The early small
settlements of Utah were characterized by the unplanned mix of men and
women from widely scattered places and vastly different cultures who
came together for a common cause, and who generally discovered that
the talents, skills, and determination that a struggling group of people
needed for their survival were to be found among them.
Some had proficiency
as carpenters and builders. Some were competent farmers or livestock
raisers. Others were or learned to become weavers, blacksmiths, coopers,
shoemakers, millers, wheelwrights, seamstresses, teachers, midwives,
dentists, merchants, masons, musicians. Many were self-trained and self-taught.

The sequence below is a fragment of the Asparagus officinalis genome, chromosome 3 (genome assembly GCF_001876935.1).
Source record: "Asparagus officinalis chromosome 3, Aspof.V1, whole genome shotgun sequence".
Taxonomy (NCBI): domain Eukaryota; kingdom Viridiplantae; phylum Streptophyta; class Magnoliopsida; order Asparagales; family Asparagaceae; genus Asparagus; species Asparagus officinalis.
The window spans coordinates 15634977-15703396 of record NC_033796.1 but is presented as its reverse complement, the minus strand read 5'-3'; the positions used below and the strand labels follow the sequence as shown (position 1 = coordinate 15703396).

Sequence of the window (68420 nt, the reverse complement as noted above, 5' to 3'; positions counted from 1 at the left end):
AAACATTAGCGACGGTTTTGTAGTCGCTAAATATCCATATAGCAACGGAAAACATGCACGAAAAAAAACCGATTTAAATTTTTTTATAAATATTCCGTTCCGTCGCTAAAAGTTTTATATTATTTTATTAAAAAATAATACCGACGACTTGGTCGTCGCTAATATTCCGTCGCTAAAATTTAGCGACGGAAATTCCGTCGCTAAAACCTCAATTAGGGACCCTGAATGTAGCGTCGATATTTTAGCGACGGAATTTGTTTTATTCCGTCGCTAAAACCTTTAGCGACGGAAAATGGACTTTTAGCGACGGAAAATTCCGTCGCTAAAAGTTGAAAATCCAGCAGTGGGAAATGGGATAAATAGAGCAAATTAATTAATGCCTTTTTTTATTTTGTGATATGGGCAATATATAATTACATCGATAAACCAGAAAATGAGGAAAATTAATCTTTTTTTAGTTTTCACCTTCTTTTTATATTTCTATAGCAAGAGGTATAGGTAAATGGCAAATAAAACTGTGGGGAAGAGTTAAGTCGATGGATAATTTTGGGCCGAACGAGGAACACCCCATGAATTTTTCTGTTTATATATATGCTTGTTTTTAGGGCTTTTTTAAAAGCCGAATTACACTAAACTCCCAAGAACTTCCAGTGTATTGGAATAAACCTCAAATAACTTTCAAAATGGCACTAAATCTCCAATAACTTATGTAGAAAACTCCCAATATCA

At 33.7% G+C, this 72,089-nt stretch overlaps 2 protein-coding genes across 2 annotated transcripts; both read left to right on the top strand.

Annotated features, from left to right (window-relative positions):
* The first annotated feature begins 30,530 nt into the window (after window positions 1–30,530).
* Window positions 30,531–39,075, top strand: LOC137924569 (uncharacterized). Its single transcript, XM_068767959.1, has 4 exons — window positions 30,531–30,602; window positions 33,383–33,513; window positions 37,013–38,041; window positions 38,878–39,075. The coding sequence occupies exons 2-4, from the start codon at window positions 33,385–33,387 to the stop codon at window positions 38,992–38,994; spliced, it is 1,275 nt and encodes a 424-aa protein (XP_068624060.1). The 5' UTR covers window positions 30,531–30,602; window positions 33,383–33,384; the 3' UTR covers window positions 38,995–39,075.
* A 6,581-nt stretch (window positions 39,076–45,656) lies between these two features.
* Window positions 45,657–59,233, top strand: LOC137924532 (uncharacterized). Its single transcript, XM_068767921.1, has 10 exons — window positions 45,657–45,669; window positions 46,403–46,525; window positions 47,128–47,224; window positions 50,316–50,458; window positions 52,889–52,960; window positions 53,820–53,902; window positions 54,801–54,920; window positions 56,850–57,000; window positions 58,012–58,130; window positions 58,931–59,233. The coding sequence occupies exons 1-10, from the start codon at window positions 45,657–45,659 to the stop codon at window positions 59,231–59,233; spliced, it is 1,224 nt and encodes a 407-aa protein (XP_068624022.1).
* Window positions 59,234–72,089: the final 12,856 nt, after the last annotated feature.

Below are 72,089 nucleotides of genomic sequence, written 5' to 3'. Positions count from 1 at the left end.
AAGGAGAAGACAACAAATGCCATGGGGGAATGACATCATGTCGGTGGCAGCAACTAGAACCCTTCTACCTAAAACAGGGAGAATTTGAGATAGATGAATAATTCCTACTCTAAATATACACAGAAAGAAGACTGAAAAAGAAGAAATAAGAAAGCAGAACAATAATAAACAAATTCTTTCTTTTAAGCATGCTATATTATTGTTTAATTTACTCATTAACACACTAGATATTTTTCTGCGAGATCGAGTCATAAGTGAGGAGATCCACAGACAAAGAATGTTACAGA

Others had served apprenticeships in their homeland. Some of their skills
were vital to the actual physical survival of the communities. Others
were valuable as respite from their difficult yet often humdrum existence.
carded wool and spun the yarn on spinning wheels; others had looms for
weaving cloth from which they fashioned clothing, bedding, tablecloths,
and rag carpets. They made dyes of different colors from various plants
in their yards and gardens; they made soap, using their own homemade
lye; they made candles. Starch was made from potatoes. They knitted
socks, stockings, mittens, gloves, and shawls.